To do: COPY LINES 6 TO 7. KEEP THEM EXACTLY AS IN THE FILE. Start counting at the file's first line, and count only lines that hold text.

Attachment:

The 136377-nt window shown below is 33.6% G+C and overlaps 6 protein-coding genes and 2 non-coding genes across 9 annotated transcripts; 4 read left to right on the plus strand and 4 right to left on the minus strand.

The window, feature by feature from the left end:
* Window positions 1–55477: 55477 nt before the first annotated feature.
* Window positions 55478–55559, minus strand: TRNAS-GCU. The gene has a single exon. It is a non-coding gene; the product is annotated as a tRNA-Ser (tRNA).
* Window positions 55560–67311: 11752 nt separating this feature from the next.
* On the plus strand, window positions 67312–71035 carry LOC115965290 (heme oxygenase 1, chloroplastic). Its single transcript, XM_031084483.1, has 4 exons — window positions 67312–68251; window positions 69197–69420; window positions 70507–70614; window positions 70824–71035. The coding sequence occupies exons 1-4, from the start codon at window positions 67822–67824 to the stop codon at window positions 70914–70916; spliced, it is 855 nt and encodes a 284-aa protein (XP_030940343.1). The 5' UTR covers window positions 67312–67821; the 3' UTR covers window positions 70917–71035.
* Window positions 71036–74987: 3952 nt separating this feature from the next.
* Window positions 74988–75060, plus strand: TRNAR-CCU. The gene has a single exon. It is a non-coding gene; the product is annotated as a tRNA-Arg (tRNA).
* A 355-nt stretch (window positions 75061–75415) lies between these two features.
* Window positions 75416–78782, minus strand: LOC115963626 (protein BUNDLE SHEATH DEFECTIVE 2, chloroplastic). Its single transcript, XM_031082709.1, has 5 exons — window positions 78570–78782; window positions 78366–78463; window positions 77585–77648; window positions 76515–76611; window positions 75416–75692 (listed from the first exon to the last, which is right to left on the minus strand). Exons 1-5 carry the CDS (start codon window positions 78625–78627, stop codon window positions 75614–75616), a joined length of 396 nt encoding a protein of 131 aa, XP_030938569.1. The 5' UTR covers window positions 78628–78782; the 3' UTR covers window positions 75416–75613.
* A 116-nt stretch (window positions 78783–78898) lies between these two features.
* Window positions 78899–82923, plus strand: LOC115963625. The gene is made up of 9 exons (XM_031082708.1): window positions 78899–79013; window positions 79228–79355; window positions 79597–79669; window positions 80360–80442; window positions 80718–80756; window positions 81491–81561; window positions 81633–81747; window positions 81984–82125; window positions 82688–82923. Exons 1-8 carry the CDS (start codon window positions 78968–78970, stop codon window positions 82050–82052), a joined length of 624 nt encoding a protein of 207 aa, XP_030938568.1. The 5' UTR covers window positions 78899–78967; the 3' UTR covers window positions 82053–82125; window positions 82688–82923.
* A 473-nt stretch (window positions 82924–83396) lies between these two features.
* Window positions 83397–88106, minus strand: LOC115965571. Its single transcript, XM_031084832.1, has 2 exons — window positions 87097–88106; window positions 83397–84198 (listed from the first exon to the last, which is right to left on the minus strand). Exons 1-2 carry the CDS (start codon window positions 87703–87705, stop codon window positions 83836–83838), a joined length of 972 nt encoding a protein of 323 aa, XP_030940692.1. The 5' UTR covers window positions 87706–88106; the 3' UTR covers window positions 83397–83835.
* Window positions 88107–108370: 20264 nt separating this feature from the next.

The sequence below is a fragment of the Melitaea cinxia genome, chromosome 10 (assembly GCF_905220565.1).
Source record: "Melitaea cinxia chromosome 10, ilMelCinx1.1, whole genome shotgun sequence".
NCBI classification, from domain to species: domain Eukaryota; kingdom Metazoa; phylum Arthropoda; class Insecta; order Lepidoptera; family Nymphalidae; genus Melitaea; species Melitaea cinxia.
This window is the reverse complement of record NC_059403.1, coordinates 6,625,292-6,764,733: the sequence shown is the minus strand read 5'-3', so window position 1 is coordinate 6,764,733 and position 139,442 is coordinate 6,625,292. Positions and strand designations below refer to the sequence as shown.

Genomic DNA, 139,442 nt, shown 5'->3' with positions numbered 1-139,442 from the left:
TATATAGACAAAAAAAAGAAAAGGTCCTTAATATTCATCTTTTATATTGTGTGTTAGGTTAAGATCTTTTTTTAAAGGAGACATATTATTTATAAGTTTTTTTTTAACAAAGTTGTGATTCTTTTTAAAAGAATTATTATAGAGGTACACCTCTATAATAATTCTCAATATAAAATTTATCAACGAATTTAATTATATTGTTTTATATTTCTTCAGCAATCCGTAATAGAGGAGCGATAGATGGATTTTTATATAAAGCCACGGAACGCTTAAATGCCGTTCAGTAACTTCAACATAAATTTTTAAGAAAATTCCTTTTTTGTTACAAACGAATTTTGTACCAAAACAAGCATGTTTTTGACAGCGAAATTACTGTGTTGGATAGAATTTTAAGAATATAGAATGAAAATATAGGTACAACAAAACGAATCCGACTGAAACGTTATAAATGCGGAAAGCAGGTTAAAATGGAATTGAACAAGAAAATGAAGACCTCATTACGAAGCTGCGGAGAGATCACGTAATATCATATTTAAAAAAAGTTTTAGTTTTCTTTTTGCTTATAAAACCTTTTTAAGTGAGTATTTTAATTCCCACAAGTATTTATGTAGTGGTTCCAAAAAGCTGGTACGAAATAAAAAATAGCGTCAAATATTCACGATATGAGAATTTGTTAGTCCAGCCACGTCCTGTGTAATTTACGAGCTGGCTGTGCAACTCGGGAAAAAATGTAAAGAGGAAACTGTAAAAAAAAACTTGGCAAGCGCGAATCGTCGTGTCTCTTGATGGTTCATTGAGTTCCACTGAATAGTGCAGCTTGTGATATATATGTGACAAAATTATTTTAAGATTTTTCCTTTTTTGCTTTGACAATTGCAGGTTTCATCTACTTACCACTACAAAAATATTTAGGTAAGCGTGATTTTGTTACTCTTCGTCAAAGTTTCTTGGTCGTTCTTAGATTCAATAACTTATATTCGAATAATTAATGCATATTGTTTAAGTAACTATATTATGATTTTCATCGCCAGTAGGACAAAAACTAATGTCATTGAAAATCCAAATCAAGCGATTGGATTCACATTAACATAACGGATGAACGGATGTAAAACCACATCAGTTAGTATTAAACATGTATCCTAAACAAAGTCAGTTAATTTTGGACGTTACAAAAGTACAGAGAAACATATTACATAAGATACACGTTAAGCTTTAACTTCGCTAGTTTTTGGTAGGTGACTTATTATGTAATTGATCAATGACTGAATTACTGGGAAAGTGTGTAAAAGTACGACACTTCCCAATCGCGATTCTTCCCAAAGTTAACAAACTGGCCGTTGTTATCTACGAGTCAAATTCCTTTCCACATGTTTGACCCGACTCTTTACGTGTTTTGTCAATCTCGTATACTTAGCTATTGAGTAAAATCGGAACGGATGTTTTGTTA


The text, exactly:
* On the plus strand, window positions 67312–71035 carry LOC115965290 (heme oxygenase 1, chloroplastic). Its single transcript, XM_031084483.1, has 4 exons — window positions 67312–68251; window positions 69197–69420; window positions 70507–70614; window positions 70824–71035. The coding sequence occupies exons 1-4, from the start codon at window positions 67822–67824 to the stop codon at window positions 70914–70916; spliced, it is 855 nt and encodes a 284-aa protein (XP_030940343.1). The 5' UTR covers window positions 67312–67821; the 3' UTR covers window positions 70917–71035.
* Window positions 71036–74987: 3952 nt separating this feature from the next.